A financial power of attorney is a document used to give a person, often referred to as an agent, the right to make financial decisions for another person. Generally, a financial power of attorney gives a person’s agent the power to pay bills and manage investments on his behalf. In many cases, the agent can also collect government-issued benefits, manage retirement accounts, claim inheritance property, and run the drafter’s business. The powers granted using a power of attorney may vary, however, depending on the jurisdiction in which it is created.
Often, a financial power of attorney is created to plan for the maintenance of a person's finances if he is unable to manage them on his own. For example, this legal arrangement may be helpful when a person is ill or incapacitated and unable to manage his finances on his own. Sometimes, however, it may be created for a healthy person who simply wishes to give another party the authority to make financial decisions for him.
In many cases, a financial power of attorney is created to give a person’s spouse or other close relative the power to make financial decisions on his behalf. Sometimes, however, this power is granted to a companion or another person who is not legally related to the individual who creates the financial power of attorney. A person may even give power of attorney to a financial professional. For example, a person may draft a financial power of attorney to give an investment broker the power to make investment decisions without requesting his permission or input.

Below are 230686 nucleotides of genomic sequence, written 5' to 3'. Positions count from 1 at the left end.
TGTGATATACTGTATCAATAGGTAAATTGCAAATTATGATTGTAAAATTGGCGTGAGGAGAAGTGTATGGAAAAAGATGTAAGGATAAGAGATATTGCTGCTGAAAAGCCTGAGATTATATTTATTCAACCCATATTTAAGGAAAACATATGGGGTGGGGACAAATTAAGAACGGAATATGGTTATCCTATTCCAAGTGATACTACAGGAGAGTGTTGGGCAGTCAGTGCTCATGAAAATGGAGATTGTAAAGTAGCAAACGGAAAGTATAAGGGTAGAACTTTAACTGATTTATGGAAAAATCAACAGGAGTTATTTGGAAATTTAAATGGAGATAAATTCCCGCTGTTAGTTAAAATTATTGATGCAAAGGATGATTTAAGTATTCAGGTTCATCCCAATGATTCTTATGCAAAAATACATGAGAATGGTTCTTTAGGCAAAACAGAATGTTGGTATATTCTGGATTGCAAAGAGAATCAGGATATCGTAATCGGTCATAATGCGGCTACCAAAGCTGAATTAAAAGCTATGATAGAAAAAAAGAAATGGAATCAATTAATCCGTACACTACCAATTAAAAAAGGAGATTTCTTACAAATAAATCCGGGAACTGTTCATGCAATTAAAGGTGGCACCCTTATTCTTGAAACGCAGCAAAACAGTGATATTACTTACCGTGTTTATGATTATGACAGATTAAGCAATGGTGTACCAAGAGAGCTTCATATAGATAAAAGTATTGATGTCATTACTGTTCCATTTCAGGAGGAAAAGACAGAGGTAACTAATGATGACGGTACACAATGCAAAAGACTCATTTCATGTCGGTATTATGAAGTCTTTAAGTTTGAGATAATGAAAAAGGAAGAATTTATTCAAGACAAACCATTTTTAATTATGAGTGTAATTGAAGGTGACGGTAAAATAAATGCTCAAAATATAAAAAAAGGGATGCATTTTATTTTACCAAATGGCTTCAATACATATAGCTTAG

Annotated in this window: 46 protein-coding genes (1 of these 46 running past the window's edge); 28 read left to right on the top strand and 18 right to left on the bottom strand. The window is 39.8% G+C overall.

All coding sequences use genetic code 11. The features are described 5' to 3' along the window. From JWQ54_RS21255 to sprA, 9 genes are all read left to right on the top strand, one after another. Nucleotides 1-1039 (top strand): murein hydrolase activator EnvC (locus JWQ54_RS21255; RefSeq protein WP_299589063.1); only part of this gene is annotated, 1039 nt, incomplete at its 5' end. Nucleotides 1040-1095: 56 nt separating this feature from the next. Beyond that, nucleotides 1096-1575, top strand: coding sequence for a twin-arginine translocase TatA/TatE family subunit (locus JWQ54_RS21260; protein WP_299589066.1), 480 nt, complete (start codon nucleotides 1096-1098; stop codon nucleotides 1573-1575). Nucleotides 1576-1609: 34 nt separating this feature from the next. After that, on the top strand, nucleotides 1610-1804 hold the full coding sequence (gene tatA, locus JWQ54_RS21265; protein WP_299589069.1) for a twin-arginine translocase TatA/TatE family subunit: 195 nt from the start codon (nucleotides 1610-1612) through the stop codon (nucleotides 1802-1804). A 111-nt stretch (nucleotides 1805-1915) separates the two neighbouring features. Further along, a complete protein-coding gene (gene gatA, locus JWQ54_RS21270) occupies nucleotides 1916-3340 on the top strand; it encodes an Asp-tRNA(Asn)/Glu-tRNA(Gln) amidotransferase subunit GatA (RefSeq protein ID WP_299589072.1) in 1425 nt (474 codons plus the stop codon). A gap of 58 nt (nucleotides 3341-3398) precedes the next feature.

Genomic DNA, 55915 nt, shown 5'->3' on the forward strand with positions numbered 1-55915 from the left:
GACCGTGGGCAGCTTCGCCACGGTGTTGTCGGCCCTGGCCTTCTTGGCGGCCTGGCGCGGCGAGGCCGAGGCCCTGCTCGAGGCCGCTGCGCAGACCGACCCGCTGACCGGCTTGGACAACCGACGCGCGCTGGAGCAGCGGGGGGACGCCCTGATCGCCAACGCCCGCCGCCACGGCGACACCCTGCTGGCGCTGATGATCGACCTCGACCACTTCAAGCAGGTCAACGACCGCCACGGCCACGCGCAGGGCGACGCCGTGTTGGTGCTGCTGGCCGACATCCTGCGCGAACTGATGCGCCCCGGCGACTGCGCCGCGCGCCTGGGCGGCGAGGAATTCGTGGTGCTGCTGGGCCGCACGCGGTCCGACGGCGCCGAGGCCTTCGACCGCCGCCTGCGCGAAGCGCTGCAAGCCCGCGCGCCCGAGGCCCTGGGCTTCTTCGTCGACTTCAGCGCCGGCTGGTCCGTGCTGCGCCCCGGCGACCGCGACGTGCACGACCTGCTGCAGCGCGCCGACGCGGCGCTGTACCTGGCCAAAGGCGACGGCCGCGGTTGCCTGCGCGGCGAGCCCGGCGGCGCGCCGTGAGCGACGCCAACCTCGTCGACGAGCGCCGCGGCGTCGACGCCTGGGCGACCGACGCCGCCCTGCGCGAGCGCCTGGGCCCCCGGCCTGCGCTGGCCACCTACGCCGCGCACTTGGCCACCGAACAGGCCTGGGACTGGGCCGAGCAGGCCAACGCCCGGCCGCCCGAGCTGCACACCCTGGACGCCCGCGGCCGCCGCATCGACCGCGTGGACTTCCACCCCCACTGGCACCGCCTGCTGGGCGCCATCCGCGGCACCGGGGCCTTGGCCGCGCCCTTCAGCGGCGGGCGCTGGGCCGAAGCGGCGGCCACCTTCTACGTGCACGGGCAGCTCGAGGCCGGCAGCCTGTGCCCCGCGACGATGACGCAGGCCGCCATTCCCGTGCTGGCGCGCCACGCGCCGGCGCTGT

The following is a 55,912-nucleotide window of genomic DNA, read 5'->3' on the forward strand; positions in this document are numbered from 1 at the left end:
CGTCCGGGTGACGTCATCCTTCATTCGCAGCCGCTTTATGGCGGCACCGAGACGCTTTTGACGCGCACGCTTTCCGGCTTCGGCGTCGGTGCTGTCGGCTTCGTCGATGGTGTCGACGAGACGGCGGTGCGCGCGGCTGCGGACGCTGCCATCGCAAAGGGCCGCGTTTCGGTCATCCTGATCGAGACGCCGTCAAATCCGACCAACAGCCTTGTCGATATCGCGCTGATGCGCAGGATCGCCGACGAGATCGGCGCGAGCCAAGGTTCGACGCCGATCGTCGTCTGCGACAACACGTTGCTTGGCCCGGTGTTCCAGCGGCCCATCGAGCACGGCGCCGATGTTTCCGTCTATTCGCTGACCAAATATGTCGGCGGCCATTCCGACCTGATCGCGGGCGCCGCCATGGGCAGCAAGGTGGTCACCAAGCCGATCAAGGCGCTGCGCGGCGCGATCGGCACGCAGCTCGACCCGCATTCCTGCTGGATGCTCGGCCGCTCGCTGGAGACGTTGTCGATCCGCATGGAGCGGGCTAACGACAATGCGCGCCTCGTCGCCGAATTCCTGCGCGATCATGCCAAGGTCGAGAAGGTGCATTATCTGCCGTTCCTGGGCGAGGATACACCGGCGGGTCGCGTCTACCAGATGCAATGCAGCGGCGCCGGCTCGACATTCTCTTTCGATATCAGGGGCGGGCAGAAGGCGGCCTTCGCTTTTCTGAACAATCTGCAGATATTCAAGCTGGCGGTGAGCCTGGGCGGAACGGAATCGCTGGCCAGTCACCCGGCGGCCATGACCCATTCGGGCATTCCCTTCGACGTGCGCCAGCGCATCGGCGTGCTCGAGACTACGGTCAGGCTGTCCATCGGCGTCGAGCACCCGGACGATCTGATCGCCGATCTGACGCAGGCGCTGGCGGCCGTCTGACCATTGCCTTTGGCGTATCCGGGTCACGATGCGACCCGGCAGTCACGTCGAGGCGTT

Many jurisdictions place restrictions on when a person can sign a power of attorney. In most places, a person has to be mentally competent to sign one. If a judge determines that a person was not mentally competent at the time of the signing, the power of attorney may be considered invalid. A court may also void this document if a judge believes the drafter was coerced into signing it.
Creating a financial power of attorney isn’t usually difficult. A person may obtain a power of attorney form online or from a source that sells legal forms. Completing it usually just involves filling in the blanks on the form and having it notarized to make the arrangement official. If an individual has an attorney, however, he may ask his attorney to create a financial power of attorney for him rather than using a fill-in-the-blanks form.